Certain stock sectors are great tools for measuring the health and state of the economy. Transportation is arguably the sector that says the most about it. When transportation companies are posting profits, that means more goods are being shipped and the economy is growing. And when those same companies are missing earnings, it means that fewer goods are being shipped and the economy is either stagnating or contracting.
So far this year, the Dow Jones Transportation Average doesn't reflect a strong and robust economy. It's fallen around 10% year-to-date and most transportation stocks have been bouncing around their 52-week lows for the past six months or so. However, that downward trend could be on the verge of entering a major reversal.
US GDP growth estimates for the first quarter were an apathetic 0.02% while economic data that was reported was disappointing. However, most economists believe that adverse winter weather conditions were the primary contributor to the weakness. Recent figures like the upside surprise in the jobs number could be an indicator that the economy is alive and well.
For value investors, it's the perfect environment for finding strong companies with beaten-down stocks. One company, in particular, will not only benefit from the rising tide in transportation stocks that should lift all boats, but has also been posting positive earnings estimate revisions which indicates an improving macroeconomic outlook.
This railcar manufacturer is a textbook value stock with plenty of upside potential
Chart courtesy of StockCharts.com
American Railcar Industries (ARII) is a $1 billion railroad car manufacturer and leasing company with operations across North America. The company has been raising expectations over the past month with upward earnings estimate revisions. Total annual earnings estimates soared from $4.91 per share to $5.46 per share – an 11% increase.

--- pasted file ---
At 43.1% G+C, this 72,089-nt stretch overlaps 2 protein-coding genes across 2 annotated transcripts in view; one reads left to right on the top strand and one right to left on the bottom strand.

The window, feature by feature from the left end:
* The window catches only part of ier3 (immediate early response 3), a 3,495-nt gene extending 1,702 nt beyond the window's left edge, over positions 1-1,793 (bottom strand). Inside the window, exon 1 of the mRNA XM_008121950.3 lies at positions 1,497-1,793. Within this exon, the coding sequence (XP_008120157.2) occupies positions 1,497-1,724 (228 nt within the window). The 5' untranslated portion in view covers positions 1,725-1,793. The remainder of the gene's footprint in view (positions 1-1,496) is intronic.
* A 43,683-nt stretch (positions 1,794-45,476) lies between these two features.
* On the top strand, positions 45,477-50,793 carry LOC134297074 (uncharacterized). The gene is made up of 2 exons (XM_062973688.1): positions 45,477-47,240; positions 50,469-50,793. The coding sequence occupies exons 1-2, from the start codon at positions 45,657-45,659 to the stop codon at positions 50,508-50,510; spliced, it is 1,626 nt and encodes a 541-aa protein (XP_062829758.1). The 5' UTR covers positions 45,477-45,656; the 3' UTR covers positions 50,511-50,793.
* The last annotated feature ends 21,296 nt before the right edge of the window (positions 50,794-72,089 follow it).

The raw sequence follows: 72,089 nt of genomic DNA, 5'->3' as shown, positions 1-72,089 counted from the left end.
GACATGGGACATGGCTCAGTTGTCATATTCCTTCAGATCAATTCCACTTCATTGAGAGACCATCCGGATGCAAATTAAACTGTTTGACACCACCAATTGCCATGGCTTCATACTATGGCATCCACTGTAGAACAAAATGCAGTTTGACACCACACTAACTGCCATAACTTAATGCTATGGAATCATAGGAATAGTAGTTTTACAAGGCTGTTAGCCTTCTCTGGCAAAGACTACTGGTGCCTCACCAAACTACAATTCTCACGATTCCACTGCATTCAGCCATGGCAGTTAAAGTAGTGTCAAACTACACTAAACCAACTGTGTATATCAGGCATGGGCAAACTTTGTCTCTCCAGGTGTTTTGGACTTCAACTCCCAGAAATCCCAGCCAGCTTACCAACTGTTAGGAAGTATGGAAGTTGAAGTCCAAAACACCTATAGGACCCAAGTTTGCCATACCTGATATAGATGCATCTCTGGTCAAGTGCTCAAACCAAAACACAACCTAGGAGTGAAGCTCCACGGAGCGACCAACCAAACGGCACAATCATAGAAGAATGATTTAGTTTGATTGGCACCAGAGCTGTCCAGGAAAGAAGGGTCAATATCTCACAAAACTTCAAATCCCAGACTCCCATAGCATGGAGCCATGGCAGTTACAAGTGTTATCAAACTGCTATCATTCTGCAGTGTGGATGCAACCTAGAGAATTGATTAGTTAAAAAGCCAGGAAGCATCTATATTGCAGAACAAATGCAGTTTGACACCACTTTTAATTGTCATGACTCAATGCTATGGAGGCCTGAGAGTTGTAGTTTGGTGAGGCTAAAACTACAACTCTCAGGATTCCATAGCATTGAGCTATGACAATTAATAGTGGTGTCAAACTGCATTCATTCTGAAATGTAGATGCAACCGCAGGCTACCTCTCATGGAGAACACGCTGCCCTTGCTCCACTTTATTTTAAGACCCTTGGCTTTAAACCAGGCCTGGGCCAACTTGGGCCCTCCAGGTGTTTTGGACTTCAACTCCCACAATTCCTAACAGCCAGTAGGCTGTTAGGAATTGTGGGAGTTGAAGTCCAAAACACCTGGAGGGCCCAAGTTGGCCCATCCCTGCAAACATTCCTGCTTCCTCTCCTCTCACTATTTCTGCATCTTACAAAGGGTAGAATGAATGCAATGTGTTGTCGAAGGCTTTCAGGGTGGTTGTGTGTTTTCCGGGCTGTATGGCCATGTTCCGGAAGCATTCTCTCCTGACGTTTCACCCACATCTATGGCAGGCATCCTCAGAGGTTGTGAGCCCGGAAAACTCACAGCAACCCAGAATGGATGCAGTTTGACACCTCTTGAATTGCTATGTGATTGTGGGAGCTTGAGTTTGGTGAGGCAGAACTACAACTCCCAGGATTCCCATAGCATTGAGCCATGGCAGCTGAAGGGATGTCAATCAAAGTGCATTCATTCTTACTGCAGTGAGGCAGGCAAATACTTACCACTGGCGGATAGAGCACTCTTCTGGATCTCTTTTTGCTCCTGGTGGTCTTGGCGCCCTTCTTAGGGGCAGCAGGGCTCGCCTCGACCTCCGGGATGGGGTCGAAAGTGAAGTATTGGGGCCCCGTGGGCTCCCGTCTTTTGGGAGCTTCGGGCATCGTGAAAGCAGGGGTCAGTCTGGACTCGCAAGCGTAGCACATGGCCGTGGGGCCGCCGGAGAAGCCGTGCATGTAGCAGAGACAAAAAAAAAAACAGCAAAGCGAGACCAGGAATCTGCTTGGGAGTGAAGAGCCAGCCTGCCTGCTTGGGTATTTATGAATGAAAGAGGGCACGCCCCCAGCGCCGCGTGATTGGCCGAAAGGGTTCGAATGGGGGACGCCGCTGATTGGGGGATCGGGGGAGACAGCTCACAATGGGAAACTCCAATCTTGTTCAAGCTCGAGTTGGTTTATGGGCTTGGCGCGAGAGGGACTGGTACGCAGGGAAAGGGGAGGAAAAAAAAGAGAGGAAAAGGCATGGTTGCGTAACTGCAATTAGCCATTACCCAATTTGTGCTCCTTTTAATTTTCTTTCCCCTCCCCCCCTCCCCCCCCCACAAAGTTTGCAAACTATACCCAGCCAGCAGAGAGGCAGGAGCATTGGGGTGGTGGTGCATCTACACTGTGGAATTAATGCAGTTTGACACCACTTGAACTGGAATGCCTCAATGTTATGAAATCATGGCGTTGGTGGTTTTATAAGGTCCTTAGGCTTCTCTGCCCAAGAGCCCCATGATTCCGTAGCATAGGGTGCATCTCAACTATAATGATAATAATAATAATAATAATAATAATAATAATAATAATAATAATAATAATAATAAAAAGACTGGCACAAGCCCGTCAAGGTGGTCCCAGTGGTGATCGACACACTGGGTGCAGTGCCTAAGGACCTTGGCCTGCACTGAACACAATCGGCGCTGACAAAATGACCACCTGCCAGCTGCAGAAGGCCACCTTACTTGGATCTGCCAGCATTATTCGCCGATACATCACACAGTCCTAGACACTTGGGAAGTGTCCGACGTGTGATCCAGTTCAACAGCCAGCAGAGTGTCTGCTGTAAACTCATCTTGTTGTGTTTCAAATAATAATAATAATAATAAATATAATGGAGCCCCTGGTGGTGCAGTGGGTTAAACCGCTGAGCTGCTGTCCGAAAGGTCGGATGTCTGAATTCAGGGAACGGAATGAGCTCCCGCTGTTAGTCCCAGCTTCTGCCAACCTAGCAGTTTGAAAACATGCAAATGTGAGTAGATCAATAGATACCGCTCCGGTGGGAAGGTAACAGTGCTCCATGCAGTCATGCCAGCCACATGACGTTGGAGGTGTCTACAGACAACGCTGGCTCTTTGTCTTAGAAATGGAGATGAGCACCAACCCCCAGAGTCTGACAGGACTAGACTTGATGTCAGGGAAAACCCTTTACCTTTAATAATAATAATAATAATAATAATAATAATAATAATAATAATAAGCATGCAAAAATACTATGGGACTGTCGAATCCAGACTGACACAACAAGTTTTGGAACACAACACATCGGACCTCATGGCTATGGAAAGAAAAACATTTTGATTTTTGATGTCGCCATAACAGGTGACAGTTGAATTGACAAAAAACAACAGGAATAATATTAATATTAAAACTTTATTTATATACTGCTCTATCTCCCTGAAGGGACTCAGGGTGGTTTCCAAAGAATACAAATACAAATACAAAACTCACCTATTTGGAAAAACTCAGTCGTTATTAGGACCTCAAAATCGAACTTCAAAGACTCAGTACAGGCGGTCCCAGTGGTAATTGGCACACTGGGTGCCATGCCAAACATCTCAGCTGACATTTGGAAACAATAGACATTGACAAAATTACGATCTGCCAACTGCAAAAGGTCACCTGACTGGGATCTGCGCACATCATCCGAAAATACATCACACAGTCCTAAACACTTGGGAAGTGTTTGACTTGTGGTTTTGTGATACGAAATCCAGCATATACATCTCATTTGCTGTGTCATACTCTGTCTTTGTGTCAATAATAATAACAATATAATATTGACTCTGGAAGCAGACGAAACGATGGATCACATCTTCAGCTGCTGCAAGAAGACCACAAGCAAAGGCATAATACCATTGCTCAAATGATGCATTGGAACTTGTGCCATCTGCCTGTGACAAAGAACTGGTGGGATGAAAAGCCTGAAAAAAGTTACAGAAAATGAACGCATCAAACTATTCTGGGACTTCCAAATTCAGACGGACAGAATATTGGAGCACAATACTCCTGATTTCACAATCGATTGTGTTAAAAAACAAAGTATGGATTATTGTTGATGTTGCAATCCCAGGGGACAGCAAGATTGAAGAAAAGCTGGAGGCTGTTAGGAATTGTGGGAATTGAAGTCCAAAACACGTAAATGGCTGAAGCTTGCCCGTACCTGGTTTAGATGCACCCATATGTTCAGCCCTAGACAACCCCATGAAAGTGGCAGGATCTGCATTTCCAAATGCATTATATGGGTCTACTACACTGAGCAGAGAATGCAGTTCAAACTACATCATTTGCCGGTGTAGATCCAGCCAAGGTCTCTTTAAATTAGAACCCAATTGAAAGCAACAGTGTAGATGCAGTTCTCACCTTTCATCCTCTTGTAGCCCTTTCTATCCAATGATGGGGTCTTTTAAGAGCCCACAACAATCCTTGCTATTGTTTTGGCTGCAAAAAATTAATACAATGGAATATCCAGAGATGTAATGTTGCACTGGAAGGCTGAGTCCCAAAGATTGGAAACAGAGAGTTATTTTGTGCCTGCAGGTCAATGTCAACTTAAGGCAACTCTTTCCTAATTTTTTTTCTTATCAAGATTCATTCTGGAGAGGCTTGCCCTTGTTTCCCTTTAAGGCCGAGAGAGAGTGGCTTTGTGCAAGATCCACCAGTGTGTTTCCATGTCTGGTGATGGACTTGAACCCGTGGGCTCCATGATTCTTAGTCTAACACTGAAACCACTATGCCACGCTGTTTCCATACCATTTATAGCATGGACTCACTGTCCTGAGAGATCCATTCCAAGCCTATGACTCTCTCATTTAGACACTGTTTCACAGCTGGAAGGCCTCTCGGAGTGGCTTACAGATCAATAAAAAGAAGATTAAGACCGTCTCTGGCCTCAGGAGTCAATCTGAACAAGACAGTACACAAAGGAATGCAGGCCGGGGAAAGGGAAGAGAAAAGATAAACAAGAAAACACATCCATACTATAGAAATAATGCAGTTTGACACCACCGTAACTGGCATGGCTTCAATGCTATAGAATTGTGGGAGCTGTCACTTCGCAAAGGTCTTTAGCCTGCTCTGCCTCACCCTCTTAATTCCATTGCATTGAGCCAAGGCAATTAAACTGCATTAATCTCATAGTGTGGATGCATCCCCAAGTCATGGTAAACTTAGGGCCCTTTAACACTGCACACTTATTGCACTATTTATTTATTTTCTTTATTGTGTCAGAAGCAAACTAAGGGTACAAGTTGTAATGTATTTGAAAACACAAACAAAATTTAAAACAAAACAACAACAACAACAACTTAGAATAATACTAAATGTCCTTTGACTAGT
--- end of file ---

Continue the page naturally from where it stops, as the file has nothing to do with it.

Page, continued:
Despite the revisions, the stock hasn't responded yet.
It's been bouncing off of its 52-week low all year long and looks oversold at the moment by its RSI reading of 30.23. Considering the enormous potential this company has, the stock looks tremendously undervalued.
American Railcar's stock is fundamentally strong as well. The company has long-term growth expectations of around 97%. That's almost triple the industry average of 33% and more than six times the growth expectations of the S&P 500. The stock trades cheaply too – just 9.4 times earnings. Almost half of the industry average's P/E of 17.1 times earnings.
The company's sale-to-assets ratio of 0.70 is similarly impressive. That means it makes $0.70 for every dollar earned – well above the industry average of $0.21 per dollar. It's price-to-sales ratio beats the industry average as well at 1.46 compared to 1.93. It's easy to see why the stock was upgraded to buy back in April by Standpoint Research.
The company beat first-quarter earnings reporting $1.64 per share compared to the analysts estimate of $1.29 – a 26% upside surprise. Quarterly earnings growth year-over-year was 69% while quarterly revenue came in at $263.8 million.
Given the new revision for full year earnings, the stock should be worth at least $58 per share – a potential pop of 17%. In addition to the growth opportunity in the stock, it also pays a relatively high dividend with a yield of 3.2%.
So why is the stock not soaring higher right now?
It's a combination of forces acting within the energy trade and the lack of positive economic data to support higher growth until very recently.
The rail industry as a whole is headed higher though. Rail makers currently have orders for 140,000 units while the top three manufacturers can only handle around 50,000 units. That means their order backlog is filled through 2017 giving rail manufactures plenty of growth opportunities in the next couple of years.
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INO.com Contributor - Equities
Disclosure: This contributor does not own any stocks mentioned in this article. This article is the opinion of the contributor themselves. The above is a matter of opinion provided for general information purposes only and is not intended as investment advice. This contributor is not receiving compensation (other than from INO.com) for their opinion.